Douglas William Hume
Northern Kentucky University
March 7, 2017
In the fall 2016 semester I was scheduled to teach an upper-division undergraduate course titled “Ethnographic Methods and Research” in which I use McCurdy, Spradley, and Shandy’s The Cultural Experience: Ethnography in Complex Society (2004) to introduce students to qualitative ethnosemantic research methods. It so happened that one of the sociologists in my department left the university last spring who was scheduled to teach a course titled “Qualitative Research Methods”, which had similar student learning objectives as my course. After negotiating with the sociology program coordinator, I was allowed to cross-list the courses, resulting in a mix of 20 sociology students and 10 anthropology students.
The plan of the course was to spend the first half of the semester in class discussing research design and practicing data collection methods. The second half of the course involved students conducting their own research project using the methods introduced in the class and meeting with me each week to review their progress and guide them through the methods outlined in our textbook. During the first few one-on-one meetings with students focusing on their progress with grand tour/story/mini-tour/native language check questions and writing field notes, a stark difference between the anthropology and sociology students appeared. The sociology students would ask grand tour and story questions, such as, “What is a typical day like at work?”, “What do you do here at work?”, and “Do you have an interesting story about something that has happened during work?”, but would then move towards specific questions that they had formed on their own about the microculture, such as “How do you feel about customers?”, “What economic changes have you seen over the past year in your job?’, and “What do you think causes people to choose your store?”.
While these questions are not “bad” questions to be asking, they do introduce research biases and the students’ reality upon the reality of the informants. In other words, ethnosemantic methods are designed to elicit emic data from informants and then use that emic data to formulate further questions rather than forming etic questions from the perspective of the researcher. I then spend time during our one-on-one meetings with the sociology students explaining how they were imposing their own version of reality upon their informants, the result of which was more a reflection of their own perspectives than their informants. In addition, I explained that by asking these types of questions, they would be excluded from learning new things about the microculture–they would only learn the informants’ perspectives on their own knowledge rather than collecting the knowledge of their informants. The anthropology students, on the other hand, did not formulate questions of their own design, but have instead followed grand tour and story questions by asking mini tour questions based upon the informants previous responses. What I discovered through teaching this cross-listed course was the stark difference between sociology and anthropology: etic and emic foci of interviews and the ability for anthropologists to learn about cultures through serendipity by the design of our interview questions.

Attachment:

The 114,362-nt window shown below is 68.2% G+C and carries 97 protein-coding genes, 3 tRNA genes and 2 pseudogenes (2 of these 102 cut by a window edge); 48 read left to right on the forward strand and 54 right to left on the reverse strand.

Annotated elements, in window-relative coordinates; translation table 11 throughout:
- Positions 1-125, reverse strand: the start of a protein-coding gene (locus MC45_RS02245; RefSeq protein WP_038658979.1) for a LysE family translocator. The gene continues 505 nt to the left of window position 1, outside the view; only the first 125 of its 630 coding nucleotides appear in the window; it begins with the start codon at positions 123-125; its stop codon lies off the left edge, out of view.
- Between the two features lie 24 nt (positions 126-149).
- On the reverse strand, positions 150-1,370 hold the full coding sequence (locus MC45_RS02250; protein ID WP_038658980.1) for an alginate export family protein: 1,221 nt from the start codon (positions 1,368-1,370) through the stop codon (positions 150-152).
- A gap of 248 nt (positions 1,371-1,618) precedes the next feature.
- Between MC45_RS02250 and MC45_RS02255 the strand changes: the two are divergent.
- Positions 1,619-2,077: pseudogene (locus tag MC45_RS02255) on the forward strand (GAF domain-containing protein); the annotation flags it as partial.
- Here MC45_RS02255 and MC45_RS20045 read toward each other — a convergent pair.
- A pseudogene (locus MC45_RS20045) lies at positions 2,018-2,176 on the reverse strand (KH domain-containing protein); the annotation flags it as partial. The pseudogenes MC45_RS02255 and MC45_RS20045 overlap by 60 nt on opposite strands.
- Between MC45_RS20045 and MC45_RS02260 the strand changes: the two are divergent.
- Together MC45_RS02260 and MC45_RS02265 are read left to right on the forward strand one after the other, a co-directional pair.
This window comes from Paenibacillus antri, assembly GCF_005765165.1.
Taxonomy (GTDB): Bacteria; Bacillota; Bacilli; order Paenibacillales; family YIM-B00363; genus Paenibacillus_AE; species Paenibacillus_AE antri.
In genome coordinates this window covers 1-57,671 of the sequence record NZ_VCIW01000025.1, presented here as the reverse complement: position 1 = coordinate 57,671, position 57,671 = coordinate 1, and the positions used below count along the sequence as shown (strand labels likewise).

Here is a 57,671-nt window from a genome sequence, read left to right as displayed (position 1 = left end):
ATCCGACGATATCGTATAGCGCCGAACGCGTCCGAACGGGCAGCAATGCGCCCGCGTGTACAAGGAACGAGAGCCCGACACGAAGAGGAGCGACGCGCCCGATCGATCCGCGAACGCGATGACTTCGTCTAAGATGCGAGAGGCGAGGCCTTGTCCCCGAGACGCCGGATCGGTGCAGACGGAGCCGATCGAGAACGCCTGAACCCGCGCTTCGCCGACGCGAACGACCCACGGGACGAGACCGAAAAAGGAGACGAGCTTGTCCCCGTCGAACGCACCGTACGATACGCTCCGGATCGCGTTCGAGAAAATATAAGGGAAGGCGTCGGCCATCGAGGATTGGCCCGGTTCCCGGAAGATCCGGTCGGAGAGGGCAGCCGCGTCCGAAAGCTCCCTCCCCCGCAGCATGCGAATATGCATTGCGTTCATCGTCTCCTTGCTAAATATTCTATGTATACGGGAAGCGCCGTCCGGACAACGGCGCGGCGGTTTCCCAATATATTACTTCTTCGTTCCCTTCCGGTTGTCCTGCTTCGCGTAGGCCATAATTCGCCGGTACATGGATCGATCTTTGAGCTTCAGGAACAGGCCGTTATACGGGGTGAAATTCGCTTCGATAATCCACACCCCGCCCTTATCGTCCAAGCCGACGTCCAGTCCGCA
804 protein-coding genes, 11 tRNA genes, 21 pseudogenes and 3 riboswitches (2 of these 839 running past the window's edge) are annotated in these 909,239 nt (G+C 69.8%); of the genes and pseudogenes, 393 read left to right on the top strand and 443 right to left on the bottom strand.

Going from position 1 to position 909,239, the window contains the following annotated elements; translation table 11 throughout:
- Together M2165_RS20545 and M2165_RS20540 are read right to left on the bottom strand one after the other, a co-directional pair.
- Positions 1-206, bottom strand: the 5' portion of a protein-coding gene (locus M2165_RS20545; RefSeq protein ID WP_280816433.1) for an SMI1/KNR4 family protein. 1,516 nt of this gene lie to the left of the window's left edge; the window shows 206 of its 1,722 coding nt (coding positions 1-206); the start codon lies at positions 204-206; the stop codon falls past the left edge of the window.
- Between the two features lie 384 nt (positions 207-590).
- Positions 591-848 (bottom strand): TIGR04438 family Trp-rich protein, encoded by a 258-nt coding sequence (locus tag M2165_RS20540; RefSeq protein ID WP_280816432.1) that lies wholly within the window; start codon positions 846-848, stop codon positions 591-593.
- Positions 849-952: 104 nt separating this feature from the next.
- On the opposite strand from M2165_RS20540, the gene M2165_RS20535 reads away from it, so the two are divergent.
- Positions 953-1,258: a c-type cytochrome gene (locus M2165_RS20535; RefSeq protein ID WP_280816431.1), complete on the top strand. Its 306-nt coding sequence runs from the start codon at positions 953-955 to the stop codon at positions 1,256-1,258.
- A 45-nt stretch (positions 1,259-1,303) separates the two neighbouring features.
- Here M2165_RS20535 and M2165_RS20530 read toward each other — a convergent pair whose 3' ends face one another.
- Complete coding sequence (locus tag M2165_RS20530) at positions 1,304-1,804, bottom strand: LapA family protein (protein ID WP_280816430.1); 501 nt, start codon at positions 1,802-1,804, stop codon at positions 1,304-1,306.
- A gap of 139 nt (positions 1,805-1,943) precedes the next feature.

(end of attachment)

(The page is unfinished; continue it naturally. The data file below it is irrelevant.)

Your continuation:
Douglas Hume earned his PhD at the University of Connecticut and is currently an Associate Professor at Northern Kentucky University. His research interests include: culture and cognition, ethnoecology, and agriculture. He has recently published “Vary Gasy: Meanings of Rice and Implications for Agricultural Development in Eastern Madagascar” in Etudes Océan Indien (2009), “Malagasy Swidden Agriculture: The Influence of Conservation Organizations on Indigenous Knowledge” in the Kentucky Journal of Anthropology and Sociology (2012), and “Darkness in Academia: Cultural Models of How Anthropologists and Journalists Write About Controversy” in World Cultures eJournal (2016).